Question: Does every credit card now charge interest on purchases if the balance isn't paid in full on the payment due date?
Answer: There are very few exceptions I can think of when interest would not be charged. A zero percent introductory purchase APR would be one. Another instance is that some cards are in fact charge cards not credit cards. If you have a charge card the balance is due in full upon receipt of the statement. More typically, credit cards have interest rates somewhere between 7 and 36 percent, depending largely upon the bank's risk evaluation methods and the borrower's credit history.
The question surprises me, because charging interest on the unpaid balance is the principle of how credit cards work and why credit card companies lend money. As far back as the late 1800s, consumers and merchants exchanged goods through the concept of credit, using credit coins and charge plates as currency. It wasn't until about fifty years ago that plastic payments as we know them today became a way of life. (Check out our article on the history of the credit card.) But even over a century ago, interest was charged.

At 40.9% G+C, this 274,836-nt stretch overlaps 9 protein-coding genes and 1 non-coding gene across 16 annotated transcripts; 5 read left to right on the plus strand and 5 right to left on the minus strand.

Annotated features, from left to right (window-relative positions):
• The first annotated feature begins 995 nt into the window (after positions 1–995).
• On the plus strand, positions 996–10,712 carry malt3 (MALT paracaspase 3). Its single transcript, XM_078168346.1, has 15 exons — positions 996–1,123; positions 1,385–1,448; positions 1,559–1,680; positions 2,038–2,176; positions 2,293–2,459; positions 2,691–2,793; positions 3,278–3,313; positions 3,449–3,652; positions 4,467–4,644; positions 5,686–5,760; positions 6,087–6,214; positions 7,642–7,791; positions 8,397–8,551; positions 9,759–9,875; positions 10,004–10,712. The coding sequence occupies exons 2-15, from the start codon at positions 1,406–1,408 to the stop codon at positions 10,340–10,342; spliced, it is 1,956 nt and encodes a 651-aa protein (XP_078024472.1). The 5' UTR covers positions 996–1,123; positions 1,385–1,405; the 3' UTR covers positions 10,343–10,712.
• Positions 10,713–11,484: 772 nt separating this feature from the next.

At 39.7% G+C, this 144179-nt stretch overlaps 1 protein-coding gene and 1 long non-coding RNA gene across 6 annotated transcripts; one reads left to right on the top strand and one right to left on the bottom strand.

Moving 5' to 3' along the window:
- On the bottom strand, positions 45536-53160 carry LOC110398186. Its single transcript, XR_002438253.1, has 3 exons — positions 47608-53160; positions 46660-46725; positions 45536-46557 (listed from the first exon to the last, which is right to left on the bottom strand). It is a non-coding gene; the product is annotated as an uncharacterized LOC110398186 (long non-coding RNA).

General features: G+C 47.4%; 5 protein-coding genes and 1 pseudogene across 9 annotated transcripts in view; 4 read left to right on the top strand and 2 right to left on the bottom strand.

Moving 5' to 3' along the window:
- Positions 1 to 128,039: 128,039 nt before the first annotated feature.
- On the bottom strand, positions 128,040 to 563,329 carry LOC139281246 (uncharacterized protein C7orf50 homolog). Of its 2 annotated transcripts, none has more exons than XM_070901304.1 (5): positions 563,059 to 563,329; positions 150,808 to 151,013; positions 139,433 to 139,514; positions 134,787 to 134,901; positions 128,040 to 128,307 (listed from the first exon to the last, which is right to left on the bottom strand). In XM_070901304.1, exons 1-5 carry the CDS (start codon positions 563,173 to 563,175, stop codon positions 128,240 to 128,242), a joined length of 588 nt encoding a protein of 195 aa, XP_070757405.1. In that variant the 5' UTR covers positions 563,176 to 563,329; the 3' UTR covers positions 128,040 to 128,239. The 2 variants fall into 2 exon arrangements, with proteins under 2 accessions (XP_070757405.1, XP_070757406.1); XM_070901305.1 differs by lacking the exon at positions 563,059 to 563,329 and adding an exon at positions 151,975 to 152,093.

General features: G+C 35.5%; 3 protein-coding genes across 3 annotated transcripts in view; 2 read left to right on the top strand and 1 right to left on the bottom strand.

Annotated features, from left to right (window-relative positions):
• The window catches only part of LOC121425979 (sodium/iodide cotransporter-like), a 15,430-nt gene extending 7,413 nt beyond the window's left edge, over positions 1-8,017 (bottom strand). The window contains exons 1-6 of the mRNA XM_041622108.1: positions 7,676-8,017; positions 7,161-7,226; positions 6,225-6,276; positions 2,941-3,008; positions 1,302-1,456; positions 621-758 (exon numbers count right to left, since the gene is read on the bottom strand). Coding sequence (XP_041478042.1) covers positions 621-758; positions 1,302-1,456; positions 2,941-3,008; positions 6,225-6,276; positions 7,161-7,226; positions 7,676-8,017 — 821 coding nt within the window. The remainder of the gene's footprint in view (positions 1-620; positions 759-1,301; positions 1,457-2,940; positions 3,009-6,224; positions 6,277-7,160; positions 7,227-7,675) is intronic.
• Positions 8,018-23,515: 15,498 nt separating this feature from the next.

Consider a situation where people are coming to you asking to borrow money. Are you willing to give away all your money without getting something back in return? What if some of your lenders do not pay you back? How will you survive? Therefore, the concept of not charging interest is simply impractical, unless you can find a good friend with an oil well in his back yard.
In fact, the interest rate charged is in direct proportion to how tight the economy is. With runaway inflation the federal government will raise the prime lending rate. Individual banks then will add their cut to that. Prime interest at the moment is 3.25% and has been for about two years. But it is a rare situation to find a credit card with less than 9 percent purchase APR. Interest rates vary widely. Some credit card loans are secured by real estate, and can be as low as 6 to 12 percent.